There is perhaps something ingenuous in Martin Parr’s words that “all I do is photograph ordinary things”. While his work is based in ‘the everyday’, he is drawn to the singular and the bizarre, the colourful and the kitsch. Unseen City is no exception. Housed at Guildhall Art Gallery, two large rooms display his output as the City of London’s resident photographer, a post he has held since 2013. In documenting the centuries old traditions of The City of London Corporation he has been granted unprecedented access to a world of private ceremony and public parades. Such is the somewhat alien nature of these practices that a handy Glossary is available to explain the meaning behind practices like “Beating the Bounds”, “Swan Upping” and “The Trial of the Pyx” – phrases that would otherwise leave you scratching your head in confusion.
While his subject-matter tends to be idiosyncratic, his approach elucidates the real and the common. As exhibition curator Katty Pearce states, he is just as interested in “the unguarded […] banal and boring bits” as he is the extraordinary. He is the photographic equivalent of Andy Warhol. Both have a penchant for the trashy and mundane and both are fascinated by people. Showcasing this latter preoccupation, Parr captures his subjects’ unusual behaviour and expressions in incredible detail – employing a ring flash to remove obscuring shadows and a macro lens to highlight every follicle and pore – exposing them for our curious gaze.
In contrast with his earlier work (the rather lurid depiction of British holidaymakers in The Last Resort for example) Unseen City appears positively genteel. You will find no vomit-inducing banquets or Henry the VIII-style debauchery here. And while there is a lot of pomp on display, there is very little pomposity. Instead we have shots of well-presented, smiling school children lunching at Guildhall or an elderly man dozing off during Knollys Rose Ceremony. One endearing image depicts a member of The Company of Watermen focusing hard as he tries to do up the gold buttons on his uniform. There is a vulnerability and humanity in these shots – of real and ruddy faces caught unawares – that shines out above the fancy dress and ornate ephemera.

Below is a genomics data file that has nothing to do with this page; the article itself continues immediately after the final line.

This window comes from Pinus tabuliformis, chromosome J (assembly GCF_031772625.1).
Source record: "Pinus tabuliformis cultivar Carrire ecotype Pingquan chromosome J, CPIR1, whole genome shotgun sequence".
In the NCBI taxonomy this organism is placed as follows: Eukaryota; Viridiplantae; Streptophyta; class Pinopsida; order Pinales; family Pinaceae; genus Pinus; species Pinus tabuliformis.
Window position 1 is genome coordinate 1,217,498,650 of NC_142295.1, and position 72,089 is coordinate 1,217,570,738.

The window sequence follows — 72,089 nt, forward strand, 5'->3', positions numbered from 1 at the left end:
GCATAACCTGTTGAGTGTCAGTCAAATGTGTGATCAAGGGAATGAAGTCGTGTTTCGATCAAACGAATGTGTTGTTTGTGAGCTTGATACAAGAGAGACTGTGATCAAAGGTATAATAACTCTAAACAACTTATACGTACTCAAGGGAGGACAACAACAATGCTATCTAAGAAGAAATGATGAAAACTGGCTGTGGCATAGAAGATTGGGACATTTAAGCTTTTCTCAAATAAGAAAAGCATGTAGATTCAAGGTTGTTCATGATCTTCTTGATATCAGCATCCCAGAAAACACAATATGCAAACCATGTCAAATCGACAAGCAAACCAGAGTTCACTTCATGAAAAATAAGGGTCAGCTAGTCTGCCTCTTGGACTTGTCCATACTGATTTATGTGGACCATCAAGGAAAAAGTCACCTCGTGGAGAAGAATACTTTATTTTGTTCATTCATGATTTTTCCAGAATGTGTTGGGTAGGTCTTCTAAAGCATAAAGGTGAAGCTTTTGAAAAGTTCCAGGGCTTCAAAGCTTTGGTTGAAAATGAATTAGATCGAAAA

It is difficult to come to a definitive conclusion as to whether Parr intends to critique or merely document the peculiar rituals of the City. Is he playing the satirist or producing fodder for the historical archive? Unseen City does evidence his signature eye for the absurd; an unoccupied pair of Cavalry Boots in Guildhall Yard or musketeers marching past a Pret a Manger for example. The series also makes it clear that the social makeup of these organisations is, as Parr himself explicitly states, “very white [and] very middle class”. Not only are people of colour under-represented, but women appear somewhat side-lined too. This is directly addressed under the photo of Fiona Wolf when one reads that she is only the second female Lord Mayor of the last 800 years! The curator of Unseen City understands Parr’s approach to be one without “malicious intent or critique” and his work of a “documentary, even anthropological sensibility.” To what extent such neutrality is feasible it is difficult to say. It is clear however that the potency of his work comes from its openness to interpretation and the absence of a definitive reading.
One unifying thread throughout Parr’s work is his examination of a particularly British mentality. Unseen City depicts crowds of modern Britons lining the streets, looking on in amusement through their iPhones as elaborately adorned men execute some historical imperative. In gay apparel they march past grey-faced observers waiting with weary patience in the rain. There is something absurd, very British and incredibly Martin Parr about all of that.
– Daniel Pateman
Martin Parr: Unseen City @ Guildhall Art Gallery. Showing until 31 July 2016
St Matthew’s Day Parade, Mayoral Car, City of London, 2014. © Martin Parr / Magnum Photos
The Drapers’ Livery 650th Anniversary, TheQueen visiting the Drapers’ LiveryHall 2014. © Martin Parr / Magnum Photos
Lord Mayor’s Show, City of London, 2013. © Martin Parr / Magnum Photos
Daniel Pateman studied Humanities and Media at Birkbeck University and continues to indulge his abiding interest in the arts. He has enjoyed writing since a young age and currently produces articles for a number of online publications. He keeps a blog called The End of Fiction, consisting of his poetry, prose and other creative work, and is currently looking to forge a new career in the creative industries.